Yielding the site to commercial office space is a strategic and necessary one: the proposed development will help to finance the Museum of London’s costly relocation—one of the largest cultural projects in Europe—to its new digs in West Smithfield designed by Stanton Williams Architects and Asif Khan.
“The London Wall West project represents one of the best opportunities to regenerate a site that can help to achieve some of the City of London Corporation’s most challenging and exciting aspirations for the future of the Square Mile.
These aspirations include meeting the biggest challenge of our time — climate change — through the City Corporation’s Climate Action Strategy. Looking ahead to the future, we are also continuing to develop Culture Mile, the City of London’s bold, new cultural district stretching from Farringdon to Moorgate, the vision for which seeks to amplify the creativity embedded within the area and use it to create lasting change long into the future.
Alongside helping to meet these aspirations, London Wall West will contribute to local culture and commerce, health and wellbeing, and levelling up communities, that is necessary to ensure that the City can continue to thrive over the coming decades. This is of course more pertinent in the post-pandemic world, in which we must take every opportunity to maintain and enhance the City of London’s position as a global business destination. Clearly no one site can by itself meet all of the aspirations the City has.
However, by working closely with the local community, the planning team, as well as our Culture Mile partners, we believe we can find the best balance of uses for the London Wall West site, that delivers the maximum benefit. These benefits include the delivery of a range of cultural spaces, shaped through consultation with the local community, and contributing to the funding required for the new Museum of London at West Smithfield. At the same time, we also see the project as setting the tone for our other capital projects, and for other stakeholders and landowners operating in the Square Mile, over the coming decades.”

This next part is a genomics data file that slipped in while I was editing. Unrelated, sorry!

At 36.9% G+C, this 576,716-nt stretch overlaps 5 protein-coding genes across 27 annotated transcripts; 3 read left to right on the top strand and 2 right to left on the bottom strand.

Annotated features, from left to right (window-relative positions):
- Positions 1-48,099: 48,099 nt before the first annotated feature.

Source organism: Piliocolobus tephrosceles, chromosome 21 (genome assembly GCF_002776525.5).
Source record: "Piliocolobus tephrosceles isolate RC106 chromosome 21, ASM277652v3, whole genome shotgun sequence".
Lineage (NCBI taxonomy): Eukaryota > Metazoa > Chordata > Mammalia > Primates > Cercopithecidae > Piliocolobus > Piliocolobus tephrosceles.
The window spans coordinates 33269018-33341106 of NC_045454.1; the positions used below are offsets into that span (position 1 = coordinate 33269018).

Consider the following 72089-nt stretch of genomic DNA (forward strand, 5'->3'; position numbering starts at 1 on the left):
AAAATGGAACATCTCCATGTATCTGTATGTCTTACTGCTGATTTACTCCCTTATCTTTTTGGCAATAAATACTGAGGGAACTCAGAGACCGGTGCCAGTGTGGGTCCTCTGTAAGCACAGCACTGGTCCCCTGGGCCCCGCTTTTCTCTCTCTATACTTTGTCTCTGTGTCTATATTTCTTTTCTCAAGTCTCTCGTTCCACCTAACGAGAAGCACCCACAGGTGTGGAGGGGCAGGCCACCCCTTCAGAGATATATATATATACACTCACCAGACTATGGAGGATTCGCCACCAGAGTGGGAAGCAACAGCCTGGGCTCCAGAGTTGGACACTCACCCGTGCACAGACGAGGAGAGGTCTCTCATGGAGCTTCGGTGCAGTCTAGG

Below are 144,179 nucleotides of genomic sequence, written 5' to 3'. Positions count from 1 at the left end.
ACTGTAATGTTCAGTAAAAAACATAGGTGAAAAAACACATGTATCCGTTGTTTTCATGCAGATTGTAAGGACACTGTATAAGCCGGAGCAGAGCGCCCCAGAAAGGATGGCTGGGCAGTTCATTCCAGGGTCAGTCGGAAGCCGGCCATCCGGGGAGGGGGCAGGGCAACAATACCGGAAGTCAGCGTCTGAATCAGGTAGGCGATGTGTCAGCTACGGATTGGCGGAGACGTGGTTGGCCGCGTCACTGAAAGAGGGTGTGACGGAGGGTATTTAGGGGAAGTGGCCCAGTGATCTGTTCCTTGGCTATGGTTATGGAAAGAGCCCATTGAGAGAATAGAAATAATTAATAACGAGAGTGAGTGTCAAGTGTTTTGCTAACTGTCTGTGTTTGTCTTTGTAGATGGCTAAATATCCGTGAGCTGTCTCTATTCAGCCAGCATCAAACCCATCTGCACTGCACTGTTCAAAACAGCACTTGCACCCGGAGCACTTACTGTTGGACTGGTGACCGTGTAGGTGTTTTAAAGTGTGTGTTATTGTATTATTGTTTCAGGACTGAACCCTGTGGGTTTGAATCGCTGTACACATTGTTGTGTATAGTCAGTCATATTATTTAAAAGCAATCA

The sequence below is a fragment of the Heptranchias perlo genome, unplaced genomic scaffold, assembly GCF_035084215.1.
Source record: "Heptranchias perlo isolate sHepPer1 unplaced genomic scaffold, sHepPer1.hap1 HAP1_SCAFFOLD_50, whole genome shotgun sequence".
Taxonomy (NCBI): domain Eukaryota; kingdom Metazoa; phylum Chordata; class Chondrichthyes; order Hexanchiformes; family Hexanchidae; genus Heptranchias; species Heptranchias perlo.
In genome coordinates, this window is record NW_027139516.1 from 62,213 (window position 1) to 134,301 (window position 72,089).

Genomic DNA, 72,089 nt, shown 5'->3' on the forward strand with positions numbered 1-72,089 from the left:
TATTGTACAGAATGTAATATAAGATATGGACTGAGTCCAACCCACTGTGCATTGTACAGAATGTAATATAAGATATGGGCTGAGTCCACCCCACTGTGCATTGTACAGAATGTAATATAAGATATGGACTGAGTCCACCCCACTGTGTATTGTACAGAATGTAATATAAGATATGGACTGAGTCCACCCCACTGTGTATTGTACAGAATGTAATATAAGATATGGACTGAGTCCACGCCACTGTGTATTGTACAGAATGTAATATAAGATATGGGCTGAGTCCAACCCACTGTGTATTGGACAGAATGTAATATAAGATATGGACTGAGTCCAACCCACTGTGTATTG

With the public feedback stage now underway, the next major step in bringing London Wall West to life is the submittal of a planning application to the City of London Corporation in mid-2022.
The regeneration of the Museum of London site isn’t the only major effort underway at the Barbican. In September, the City of London Corporation announced a major international design competition seeking teams to revamp and reenergize the Barbican Centre, the aging multidisciplinary arts and cultural hub anchoring the sprawling complex. The selection of the winning design team to lead the estimated $69-to-$206 million overhaul is set to be announced in February.
“While we’re disappointed that the Centre for Music will not go forward, we understand the shifting priorities that led to this decision,” said Elizabeth Diller in reaction to February’s news that the project, which DS+R was selected for in 2017, was being shelved. “We take comfort in knowing that new funding commitments will allow the Barbican to upgrade its existing facilities and we remain hopeful that the public space initiatives driving many aspects of our design can be preserved in future plans.”